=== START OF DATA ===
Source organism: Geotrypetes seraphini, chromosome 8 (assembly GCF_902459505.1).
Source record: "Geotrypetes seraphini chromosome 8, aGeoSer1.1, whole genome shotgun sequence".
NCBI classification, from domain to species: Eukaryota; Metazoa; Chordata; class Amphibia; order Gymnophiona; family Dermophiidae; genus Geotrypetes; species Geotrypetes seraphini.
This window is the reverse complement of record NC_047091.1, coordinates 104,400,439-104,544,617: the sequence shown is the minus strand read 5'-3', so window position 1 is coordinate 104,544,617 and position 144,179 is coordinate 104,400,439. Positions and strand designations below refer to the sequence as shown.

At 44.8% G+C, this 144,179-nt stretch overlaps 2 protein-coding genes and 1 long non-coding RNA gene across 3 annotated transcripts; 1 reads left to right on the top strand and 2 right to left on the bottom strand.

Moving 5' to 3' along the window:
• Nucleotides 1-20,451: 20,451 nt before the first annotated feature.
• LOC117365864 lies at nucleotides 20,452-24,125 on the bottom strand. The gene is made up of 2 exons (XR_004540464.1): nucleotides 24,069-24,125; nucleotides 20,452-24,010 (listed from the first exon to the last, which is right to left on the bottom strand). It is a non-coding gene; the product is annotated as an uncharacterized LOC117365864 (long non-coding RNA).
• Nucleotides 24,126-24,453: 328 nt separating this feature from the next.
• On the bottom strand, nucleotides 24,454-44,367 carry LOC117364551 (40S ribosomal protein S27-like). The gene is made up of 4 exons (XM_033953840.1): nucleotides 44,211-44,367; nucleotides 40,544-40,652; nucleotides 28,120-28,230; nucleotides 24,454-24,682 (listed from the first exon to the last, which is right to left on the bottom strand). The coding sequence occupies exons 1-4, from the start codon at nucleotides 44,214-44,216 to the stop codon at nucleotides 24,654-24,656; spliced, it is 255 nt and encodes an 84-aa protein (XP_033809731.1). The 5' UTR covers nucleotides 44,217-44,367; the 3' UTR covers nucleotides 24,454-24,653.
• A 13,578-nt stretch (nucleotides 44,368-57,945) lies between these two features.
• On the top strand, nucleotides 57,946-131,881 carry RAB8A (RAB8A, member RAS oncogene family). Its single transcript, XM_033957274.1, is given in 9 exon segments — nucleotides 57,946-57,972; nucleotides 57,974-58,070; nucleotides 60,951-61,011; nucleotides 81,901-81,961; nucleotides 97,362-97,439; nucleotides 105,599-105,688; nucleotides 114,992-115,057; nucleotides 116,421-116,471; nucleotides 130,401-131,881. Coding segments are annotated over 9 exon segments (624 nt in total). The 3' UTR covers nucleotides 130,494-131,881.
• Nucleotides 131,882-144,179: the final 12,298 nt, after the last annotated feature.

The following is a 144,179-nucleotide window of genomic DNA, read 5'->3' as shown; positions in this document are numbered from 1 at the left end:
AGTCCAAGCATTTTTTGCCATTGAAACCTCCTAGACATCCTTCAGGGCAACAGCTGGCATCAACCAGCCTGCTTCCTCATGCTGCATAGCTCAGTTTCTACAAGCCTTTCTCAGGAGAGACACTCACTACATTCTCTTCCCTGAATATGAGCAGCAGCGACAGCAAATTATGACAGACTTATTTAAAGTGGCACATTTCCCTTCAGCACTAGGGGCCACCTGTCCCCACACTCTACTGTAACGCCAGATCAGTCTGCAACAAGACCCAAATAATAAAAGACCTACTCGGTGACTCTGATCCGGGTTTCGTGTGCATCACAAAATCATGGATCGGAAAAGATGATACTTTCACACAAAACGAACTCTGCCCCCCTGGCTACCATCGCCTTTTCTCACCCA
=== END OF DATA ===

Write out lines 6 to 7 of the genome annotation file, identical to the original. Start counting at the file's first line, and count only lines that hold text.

Moving 5' to 3' along the window:
• Nucleotides 1-20,451: 20,451 nt before the first annotated feature.